Monday, April 03, 2006

How to Write 500 Words Daily

Bane asks:
What do you consider a good daily clip for words written per day, assuming all is going well, and you have uninterrupted writing time?

And hours per day, too.

I'm not talking a Stephen King pace here, or Thomas Harris either, for that matter. Just a good, comfortable pace.

I just calculated that if you wrote 555 words a day, for six months straight, you'd have 100,000 words. That does not sound like 'reasonable pace' to me, but what do I know?

The answer to the latter question is, "Probably a lot more than you realize." As for the former: yes, ~500 words per day is not an unreasonable pace.

This question has come up before, and I said most of what I had to say in the blogbit, Zelnorm for Writers. To amplify on that, though: the key for me is not so much how long I write, but when I write. I used to be a night owl, but now I find my best writing time is first thing in the morning. If I can wake up before the kids and my wife; hit the bathroom, throw the dogs outside, and start the coffee pot; and then get straight to writing before I do absolutely ANYTHING else, I have no trouble at all hitting my 500-word goal, and usually do closer to 1,000. And I do this in about an hour.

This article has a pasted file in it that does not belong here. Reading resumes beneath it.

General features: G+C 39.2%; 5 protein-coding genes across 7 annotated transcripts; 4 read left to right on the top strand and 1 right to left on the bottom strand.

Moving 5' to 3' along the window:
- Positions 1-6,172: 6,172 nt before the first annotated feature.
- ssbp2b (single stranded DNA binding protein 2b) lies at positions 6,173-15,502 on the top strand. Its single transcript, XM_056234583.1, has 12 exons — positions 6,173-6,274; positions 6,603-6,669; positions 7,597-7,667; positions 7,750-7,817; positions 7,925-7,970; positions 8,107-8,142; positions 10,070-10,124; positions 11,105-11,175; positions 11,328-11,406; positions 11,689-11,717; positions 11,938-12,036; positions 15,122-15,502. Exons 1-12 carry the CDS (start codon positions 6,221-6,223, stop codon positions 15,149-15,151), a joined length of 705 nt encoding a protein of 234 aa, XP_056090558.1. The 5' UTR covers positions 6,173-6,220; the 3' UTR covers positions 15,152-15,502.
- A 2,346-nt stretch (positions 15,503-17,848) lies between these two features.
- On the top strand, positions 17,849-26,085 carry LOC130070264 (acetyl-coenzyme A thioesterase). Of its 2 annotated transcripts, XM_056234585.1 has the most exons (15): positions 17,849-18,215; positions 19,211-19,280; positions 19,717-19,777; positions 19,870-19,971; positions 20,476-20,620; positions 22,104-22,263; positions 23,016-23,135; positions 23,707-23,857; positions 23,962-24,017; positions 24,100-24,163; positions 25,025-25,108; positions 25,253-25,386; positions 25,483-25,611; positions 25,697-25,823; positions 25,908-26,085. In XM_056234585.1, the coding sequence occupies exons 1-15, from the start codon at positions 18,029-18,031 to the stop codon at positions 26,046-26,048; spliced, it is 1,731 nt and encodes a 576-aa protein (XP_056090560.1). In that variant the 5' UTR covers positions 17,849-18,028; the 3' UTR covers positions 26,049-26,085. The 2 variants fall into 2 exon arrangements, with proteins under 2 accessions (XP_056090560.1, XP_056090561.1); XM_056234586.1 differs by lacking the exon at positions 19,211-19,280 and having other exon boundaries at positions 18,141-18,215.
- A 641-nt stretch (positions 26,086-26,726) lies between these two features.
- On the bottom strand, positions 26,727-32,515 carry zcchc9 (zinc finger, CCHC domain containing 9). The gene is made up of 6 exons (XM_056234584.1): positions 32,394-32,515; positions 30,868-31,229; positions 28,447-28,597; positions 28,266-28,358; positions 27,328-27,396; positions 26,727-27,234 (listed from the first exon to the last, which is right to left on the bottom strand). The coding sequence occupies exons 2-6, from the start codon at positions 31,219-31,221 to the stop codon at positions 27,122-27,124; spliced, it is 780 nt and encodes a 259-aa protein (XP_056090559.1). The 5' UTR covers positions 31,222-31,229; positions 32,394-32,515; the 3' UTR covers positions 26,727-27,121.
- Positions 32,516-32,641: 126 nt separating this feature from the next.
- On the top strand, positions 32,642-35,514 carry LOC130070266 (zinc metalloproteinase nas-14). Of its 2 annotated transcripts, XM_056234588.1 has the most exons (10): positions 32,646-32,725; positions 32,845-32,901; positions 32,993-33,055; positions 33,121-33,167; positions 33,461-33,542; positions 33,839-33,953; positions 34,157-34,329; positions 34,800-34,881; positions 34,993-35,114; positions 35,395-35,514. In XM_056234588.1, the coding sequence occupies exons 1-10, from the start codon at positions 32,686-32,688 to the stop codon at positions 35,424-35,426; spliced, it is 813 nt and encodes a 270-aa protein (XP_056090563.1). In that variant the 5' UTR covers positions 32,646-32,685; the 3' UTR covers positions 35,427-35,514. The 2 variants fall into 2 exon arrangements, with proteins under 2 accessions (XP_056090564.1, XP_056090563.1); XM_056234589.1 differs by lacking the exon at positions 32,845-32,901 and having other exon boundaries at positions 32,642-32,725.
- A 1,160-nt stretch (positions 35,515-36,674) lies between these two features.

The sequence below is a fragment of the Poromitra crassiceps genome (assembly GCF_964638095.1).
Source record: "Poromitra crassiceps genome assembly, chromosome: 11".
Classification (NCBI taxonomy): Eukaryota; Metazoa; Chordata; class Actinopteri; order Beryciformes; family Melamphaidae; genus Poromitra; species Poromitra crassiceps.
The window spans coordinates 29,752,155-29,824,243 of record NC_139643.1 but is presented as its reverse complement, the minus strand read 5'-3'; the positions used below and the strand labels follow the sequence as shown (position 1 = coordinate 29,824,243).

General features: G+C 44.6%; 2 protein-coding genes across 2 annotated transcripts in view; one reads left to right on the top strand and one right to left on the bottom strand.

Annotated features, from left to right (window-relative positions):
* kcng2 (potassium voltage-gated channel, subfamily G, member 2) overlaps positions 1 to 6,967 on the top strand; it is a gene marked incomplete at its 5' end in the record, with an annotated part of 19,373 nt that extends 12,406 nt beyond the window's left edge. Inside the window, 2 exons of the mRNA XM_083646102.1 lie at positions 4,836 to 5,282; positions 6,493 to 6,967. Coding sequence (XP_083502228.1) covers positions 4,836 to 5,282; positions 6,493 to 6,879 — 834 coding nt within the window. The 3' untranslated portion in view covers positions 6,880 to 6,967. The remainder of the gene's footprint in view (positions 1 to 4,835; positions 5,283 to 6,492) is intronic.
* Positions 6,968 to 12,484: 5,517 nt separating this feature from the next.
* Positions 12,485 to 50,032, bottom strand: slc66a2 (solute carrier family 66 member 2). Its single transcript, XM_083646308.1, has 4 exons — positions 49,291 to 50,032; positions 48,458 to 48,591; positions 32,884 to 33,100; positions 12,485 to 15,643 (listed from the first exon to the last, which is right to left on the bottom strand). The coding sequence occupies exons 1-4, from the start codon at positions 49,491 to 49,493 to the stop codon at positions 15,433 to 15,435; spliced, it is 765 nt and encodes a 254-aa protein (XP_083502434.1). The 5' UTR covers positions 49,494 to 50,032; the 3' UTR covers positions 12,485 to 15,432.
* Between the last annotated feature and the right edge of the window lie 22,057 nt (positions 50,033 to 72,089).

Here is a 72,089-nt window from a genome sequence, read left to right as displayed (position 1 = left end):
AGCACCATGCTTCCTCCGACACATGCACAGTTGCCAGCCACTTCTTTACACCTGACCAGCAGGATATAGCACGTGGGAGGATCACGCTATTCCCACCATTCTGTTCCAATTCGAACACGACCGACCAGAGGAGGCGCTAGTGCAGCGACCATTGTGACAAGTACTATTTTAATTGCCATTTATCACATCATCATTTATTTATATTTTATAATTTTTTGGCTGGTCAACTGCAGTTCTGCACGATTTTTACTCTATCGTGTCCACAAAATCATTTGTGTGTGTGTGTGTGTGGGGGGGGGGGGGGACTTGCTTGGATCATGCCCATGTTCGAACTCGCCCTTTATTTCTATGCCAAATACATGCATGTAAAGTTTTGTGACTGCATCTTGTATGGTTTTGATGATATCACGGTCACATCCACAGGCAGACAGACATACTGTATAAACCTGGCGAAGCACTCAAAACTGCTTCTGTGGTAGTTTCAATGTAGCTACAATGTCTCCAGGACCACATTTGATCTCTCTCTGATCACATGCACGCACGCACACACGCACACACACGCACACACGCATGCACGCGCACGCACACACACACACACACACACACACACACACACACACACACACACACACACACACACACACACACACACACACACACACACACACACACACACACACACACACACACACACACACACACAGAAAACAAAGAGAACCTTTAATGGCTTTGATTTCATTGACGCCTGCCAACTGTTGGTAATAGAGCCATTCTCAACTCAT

Contrariwise, at 5pm, I can spend an entire hour agonizing over a ten-word sentence.

A couple of other things are germane, though. I'm one of those people who creates and edits in two distinctly separate phases, so we're talking 500-1,000 words of raw content which will be reshaped later, AFTER I've written, "The End." Also, I have to resort to a number of dodges in order to sustain this pace. Sometimes I compose in longhand; with my handwriting, two pages on a legal pad is about 500 words. Other times I work on an old 486 DOS laptop, in which case two screens full of 80x24 ASCII text makes about 500 words.

The two things I absolutely can not do are look at the morning paper before I get to writing, or work on an Internet-connected machine. Either one switches me from output to input mode, and it's hard to recover the momentum. In particular, if I do the latter, I am especially unable to resist the temptation to check the morning news feeds, peek at a favored blog or two, and check my email. And once I've opened up my email client -- well, email is the mind-killer...